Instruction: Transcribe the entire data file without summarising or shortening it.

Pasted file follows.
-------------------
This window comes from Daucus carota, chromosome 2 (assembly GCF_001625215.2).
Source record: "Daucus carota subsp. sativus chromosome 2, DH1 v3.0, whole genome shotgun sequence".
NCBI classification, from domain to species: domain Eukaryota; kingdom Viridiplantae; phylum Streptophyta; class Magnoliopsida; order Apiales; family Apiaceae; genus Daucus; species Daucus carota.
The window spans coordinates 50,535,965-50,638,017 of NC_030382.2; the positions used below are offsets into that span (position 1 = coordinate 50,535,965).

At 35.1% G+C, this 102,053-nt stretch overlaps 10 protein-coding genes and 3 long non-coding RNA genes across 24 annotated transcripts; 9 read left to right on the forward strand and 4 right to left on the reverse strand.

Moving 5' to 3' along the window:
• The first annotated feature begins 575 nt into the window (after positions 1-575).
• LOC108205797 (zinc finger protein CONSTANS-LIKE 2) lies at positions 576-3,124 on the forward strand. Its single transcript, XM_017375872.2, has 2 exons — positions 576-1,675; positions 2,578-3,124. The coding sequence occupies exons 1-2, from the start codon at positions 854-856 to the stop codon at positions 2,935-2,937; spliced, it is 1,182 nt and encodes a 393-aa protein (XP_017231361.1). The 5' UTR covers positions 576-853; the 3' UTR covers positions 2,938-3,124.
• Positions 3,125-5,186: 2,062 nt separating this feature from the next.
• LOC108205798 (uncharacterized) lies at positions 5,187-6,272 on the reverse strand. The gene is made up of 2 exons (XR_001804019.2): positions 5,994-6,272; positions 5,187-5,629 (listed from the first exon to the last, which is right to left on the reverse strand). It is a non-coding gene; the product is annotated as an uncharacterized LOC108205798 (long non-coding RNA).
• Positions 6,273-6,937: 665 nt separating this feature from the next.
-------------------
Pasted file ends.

This window comes from Daucus carota, chromosome 2 (assembly GCF_001625215.2).
Source record: "Daucus carota subsp. sativus chromosome 2, DH1 v3.0, whole genome shotgun sequence".
NCBI classification, from domain to species: domain Eukaryota; kingdom Viridiplantae; phylum Streptophyta; class Magnoliopsida; order Apiales; family Apiaceae; genus Daucus; species Daucus carota.
The window spans coordinates 50,535,965-50,638,017 of NC_030382.2; the positions used below are offsets into that span (position 1 = coordinate 50,535,965).

At 35.1% G+C, this 102,053-nt stretch overlaps 10 protein-coding genes and 3 long non-coding RNA genes across 24 annotated transcripts; 9 read left to right on the forward strand and 4 right to left on the reverse strand.

Moving 5' to 3' along the window:
• The first annotated feature begins 575 nt into the window (after positions 1-575).
• LOC108205797 (zinc finger protein CONSTANS-LIKE 2) lies at positions 576-3,124 on the forward strand. Its single transcript, XM_017375872.2, has 2 exons — positions 576-1,675; positions 2,578-3,124. The coding sequence occupies exons 1-2, from the start codon at positions 854-856 to the stop codon at positions 2,935-2,937; spliced, it is 1,182 nt and encodes a 393-aa protein (XP_017231361.1). The 5' UTR covers positions 576-853; the 3' UTR covers positions 2,938-3,124.
• Positions 3,125-5,186: 2,062 nt separating this feature from the next.
• LOC108205798 (uncharacterized) lies at positions 5,187-6,272 on the reverse strand. The gene is made up of 2 exons (XR_001804019.2): positions 5,994-6,272; positions 5,187-5,629 (listed from the first exon to the last, which is right to left on the reverse strand). It is a non-coding gene; the product is annotated as an uncharacterized LOC108205798 (long non-coding RNA).
• Positions 6,273-6,937: 665 nt separating this feature from the next.